neck pain with local referred pain, radiculopathy with signs and symptoms of nerve root
compression; myelopathy with signs and symptoms of spinal cord compression and
myeloradiculopathy which presents as a combination of symptoms consistent with both nerve
root and spinal cord compression. Aetiology of the neural compression is either an acute disc
herniation or disc space narrowing and osteophyte formation consistent with degenerative disease
or a trauma such as a whiplash injury.

Cervical radiculopathy is the most common indication for a patient to be considered for operative
intervention. It is more common in the fourth and fifth decades of life with males presenting
more frequently than females at a ratio of four to one.9 The lower cervical spine is the primary
site of involvement. C5-C6 and C6-C7 are involved in nerve root compression in 75% of all
reported cases. The primary indication for surgical intervention is chronic pain in a dermatomal
distribution, motor weakness or clinical findings upon diagnostic MRI testing.

                               Current Treatment and Alternatives

Two current surgical treatment modalities are available. They can be generally categorised as
either a cervical discectomy that is performed alone or a cervical discectomy procedure that is
followed by fusion. The fusion can be achieved in a number of ways using either an autologous
or non-autologous bone graft. This bone grafting can be further augmented by internal fixation
such as cervical plates or fusion cages for added stability. This type of anterior disc excision and
stabilisation was popularised in the 1950s by Robinson and Smith10, Cloward 11 and Bailey and
Bagley.12 Modifications have been made over the subsequent years to the basic surgical
procedure with changes in operating room orientation, method of distraction of the involved disc
space, graft or spacer insertion and postoperative management. More recently, biomechanical
spacers made either from titanium or carbon fibre (Novus CSR-C, Novus CT (Ti) and
Cornerstone-SR, Sofamor-Danek, Memphis, USA) have also been tried as bone graft substitutes.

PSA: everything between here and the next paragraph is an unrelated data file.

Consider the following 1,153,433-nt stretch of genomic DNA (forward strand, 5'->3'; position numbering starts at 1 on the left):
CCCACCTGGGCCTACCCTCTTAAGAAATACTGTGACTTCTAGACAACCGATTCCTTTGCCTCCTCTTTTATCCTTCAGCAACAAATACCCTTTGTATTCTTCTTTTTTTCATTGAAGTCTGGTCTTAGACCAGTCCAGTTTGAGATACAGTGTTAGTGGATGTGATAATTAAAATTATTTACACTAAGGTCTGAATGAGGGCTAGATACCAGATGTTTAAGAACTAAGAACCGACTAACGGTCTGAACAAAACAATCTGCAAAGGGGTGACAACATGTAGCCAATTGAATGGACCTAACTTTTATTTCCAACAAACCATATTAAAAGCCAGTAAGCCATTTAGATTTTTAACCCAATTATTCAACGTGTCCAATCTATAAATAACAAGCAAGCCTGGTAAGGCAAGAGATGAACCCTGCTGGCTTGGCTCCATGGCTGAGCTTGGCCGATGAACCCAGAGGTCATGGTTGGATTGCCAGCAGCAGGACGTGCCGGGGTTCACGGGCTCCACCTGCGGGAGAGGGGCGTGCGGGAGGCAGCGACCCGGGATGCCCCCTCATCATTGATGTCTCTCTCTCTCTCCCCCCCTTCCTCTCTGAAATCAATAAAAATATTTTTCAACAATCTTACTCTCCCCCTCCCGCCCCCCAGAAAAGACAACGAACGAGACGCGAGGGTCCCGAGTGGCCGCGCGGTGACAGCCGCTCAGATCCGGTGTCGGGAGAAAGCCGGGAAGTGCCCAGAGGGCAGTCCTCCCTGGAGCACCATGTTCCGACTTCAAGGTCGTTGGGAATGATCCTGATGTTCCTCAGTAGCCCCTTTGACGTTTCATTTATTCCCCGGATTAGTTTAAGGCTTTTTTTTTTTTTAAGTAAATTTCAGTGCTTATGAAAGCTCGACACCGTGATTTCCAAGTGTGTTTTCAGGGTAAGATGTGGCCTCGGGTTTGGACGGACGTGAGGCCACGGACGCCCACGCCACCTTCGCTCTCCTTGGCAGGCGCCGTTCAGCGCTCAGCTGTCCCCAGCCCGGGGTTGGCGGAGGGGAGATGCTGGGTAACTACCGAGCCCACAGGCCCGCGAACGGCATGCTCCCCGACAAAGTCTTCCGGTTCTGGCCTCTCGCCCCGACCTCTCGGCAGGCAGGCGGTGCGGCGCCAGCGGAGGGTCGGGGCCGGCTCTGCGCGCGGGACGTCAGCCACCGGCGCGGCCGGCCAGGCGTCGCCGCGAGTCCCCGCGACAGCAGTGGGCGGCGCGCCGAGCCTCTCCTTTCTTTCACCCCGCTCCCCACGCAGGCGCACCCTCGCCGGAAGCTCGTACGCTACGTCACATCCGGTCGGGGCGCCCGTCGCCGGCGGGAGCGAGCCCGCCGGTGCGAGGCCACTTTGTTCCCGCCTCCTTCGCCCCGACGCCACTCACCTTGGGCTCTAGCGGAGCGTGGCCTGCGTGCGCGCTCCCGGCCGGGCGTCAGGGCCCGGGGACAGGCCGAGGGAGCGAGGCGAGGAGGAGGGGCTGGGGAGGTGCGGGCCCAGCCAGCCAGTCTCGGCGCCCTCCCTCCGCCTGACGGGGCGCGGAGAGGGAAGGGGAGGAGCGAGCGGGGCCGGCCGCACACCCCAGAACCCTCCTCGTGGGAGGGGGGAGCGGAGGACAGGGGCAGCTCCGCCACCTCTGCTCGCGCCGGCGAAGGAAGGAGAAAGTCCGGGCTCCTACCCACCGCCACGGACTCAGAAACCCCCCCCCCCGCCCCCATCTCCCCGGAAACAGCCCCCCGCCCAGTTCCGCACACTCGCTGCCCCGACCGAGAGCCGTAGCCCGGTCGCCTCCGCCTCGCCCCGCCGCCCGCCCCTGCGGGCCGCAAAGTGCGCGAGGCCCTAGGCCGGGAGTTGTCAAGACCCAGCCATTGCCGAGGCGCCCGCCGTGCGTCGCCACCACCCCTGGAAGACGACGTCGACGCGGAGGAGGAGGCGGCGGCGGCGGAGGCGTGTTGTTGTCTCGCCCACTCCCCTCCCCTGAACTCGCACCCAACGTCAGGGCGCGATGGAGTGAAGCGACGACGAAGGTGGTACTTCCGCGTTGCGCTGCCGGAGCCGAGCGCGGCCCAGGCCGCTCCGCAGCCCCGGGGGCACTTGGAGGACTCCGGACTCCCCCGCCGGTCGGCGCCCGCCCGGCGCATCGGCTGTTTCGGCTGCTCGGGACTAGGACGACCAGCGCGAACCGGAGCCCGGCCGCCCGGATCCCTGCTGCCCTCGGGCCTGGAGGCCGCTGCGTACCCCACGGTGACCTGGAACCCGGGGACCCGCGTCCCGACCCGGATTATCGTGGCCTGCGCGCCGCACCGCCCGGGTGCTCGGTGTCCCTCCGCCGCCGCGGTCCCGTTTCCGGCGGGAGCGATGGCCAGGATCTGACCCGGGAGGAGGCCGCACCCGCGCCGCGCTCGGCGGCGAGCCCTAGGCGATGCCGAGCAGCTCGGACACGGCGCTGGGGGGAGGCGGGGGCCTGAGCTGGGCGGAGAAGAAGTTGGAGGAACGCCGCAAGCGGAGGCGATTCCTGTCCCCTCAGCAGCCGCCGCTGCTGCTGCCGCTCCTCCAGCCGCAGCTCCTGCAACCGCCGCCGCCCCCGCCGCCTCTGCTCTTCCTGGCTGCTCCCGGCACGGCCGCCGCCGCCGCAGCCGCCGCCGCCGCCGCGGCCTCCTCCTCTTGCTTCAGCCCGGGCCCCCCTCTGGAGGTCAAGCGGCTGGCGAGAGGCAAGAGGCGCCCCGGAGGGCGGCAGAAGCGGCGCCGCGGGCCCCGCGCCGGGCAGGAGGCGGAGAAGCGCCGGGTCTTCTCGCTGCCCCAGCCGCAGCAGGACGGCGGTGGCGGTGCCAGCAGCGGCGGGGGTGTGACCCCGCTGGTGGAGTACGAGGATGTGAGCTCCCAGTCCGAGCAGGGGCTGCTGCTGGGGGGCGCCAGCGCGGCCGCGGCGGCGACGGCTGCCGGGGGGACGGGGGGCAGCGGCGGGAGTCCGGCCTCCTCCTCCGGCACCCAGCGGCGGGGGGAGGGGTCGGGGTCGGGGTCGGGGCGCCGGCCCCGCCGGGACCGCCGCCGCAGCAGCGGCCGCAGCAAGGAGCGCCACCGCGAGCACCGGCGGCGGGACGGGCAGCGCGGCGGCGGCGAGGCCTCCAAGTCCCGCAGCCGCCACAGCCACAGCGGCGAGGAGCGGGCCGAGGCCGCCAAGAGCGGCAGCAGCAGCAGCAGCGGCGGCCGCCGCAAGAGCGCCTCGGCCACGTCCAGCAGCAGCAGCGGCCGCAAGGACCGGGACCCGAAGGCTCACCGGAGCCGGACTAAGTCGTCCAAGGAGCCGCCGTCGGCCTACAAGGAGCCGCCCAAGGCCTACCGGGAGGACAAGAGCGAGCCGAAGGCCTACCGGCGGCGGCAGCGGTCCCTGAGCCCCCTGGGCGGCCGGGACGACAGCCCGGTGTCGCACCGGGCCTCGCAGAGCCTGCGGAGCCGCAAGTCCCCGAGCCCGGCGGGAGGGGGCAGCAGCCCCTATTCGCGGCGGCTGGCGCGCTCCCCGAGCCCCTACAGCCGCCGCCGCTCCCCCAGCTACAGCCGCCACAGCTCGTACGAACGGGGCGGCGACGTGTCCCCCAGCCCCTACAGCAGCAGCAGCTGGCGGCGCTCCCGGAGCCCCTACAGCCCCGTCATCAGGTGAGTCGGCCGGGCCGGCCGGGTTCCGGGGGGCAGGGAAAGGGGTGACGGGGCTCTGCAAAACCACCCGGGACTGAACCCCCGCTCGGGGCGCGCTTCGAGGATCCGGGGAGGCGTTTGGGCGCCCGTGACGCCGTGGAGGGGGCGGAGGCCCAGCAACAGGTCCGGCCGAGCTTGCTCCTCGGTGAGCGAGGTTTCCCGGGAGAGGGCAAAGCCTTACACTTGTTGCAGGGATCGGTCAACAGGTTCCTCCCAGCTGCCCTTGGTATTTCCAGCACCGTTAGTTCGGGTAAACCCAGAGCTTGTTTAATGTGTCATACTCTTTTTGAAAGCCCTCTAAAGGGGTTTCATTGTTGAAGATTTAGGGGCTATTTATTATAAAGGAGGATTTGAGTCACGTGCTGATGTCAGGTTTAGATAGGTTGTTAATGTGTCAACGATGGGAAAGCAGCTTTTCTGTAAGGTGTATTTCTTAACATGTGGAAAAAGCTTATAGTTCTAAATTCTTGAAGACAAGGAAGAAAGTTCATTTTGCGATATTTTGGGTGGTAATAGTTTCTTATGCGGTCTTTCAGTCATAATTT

A Cochrane Review assessing the efficacy of current surgical techniques for cervical
radiculopathy is currently being undertaken by Fouyas et al.13

                              Limitations of the Current Techniques

While it is reported that up to 70% of patients get a good or excellent result with the Robinson
Smith and Cloward techniques9 with most patients experiencing relief from symptoms, a number
of limitations of the current surgical techniques have been clearly identified. One of the key
limitations of these surgical techniques is that although surgical fusion stabilises the vertebrae,
thus relieving pain and other symptomatology of disc degeneration, it also immobilises that
portion of the cervical spine, resulting in a subsequent loss of cervical mobility for the patient.
There is also mounting evidence that discectomy with subsequent fusion with either
autologous/non-autologous bone grafting leads to an increased load on the adjacent spinal levels.

New and Emerging Techniques – Surgical                             Artificial Cervical Disc Replacement

This increased load, in turn, can lead to an accelerated degeneration at the adjacent levels. A
study recently published by Goffin14 reported that 92% of patients in their sample (n=120)
demonstrated increased degeneration at superior and/or inferior disc levels as judged by an
independent radiologist. In this series, radiological degeneration was often accompanied by a
clinical deterioration as well. The patterns of degeneration were similar for both the trauma and
non-trauma (degeneration) patients in the sample that suggests that the fusion itself was the
primary cause of the increase in cervical spine degenerative pathology observed. Hilibrand15 has
reported a re-operation rate on adjacent levels of 2.9% per level per year, with 30% of patients
requiring a re-operation at an adjacent disc level after ten years.

Other reported complications of the standard surgical treatment include pseudoarthrosis and an